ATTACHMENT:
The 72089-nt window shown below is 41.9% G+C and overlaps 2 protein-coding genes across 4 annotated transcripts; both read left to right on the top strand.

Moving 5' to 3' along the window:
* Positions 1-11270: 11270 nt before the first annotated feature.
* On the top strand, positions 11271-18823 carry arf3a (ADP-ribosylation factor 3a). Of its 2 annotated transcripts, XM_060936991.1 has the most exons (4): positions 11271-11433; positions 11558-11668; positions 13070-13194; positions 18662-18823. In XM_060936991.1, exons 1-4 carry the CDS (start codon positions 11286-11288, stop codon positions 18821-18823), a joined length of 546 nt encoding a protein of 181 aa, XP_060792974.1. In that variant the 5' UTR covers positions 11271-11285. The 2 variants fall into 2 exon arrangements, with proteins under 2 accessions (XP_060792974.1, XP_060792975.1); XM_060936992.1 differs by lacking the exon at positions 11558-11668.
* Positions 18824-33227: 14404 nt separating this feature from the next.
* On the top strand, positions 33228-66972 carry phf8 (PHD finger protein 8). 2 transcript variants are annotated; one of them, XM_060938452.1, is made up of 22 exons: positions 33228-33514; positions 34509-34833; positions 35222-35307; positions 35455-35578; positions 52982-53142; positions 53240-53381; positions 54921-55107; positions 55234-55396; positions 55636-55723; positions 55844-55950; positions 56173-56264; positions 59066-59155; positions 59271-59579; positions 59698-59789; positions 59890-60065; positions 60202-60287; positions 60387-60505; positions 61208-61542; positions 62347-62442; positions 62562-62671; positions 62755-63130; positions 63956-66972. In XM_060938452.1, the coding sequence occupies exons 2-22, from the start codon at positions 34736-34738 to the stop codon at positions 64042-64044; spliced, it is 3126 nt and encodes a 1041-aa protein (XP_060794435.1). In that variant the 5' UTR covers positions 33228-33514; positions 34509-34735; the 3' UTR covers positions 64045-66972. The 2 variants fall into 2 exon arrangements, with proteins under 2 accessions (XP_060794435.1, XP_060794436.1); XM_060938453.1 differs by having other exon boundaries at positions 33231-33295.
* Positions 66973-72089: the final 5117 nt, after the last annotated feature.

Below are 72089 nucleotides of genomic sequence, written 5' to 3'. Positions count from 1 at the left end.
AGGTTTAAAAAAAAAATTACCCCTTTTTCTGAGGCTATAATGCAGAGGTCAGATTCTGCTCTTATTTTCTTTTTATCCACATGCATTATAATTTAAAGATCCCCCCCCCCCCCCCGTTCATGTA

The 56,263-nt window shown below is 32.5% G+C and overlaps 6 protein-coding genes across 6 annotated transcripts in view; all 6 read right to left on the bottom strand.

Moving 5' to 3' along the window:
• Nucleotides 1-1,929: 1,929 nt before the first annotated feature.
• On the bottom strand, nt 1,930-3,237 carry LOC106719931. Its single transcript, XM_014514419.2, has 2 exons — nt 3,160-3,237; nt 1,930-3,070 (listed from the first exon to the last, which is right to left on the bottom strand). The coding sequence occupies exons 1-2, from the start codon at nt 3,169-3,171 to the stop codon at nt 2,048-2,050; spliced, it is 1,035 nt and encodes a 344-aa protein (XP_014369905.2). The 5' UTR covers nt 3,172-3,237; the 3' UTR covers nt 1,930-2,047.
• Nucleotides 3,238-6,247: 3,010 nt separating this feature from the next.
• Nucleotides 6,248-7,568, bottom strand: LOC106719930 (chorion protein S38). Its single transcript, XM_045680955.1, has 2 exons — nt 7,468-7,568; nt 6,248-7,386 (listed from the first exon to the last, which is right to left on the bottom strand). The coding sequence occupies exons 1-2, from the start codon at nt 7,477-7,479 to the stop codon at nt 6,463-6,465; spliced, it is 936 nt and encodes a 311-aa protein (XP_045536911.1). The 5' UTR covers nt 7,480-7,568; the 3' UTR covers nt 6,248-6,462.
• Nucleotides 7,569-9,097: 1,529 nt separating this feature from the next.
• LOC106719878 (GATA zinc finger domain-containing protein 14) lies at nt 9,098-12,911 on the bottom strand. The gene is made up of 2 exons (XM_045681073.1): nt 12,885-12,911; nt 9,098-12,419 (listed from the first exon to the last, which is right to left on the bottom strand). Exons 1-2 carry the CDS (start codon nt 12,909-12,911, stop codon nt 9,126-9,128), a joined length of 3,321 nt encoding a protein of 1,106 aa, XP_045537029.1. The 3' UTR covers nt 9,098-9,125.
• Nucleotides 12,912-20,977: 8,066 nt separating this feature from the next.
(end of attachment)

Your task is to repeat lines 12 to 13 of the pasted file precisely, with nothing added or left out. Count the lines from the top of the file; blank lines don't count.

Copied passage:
• Nucleotides 1-1,929: 1,929 nt before the first annotated feature.
• On the bottom strand, nt 1,930-3,237 carry LOC106719931. Its single transcript, XM_014514419.2, has 2 exons — nt 3,160-3,237; nt 1,930-3,070 (listed from the first exon to the last, which is right to left on the bottom strand). The coding sequence occupies exons 1-2, from the start codon at nt 3,169-3,171 to the stop codon at nt 2,048-2,050; spliced, it is 1,035 nt and encodes a 344-aa protein (XP_014369905.2). The 5' UTR covers nt 3,172-3,237; the 3' UTR covers nt 1,930-2,047.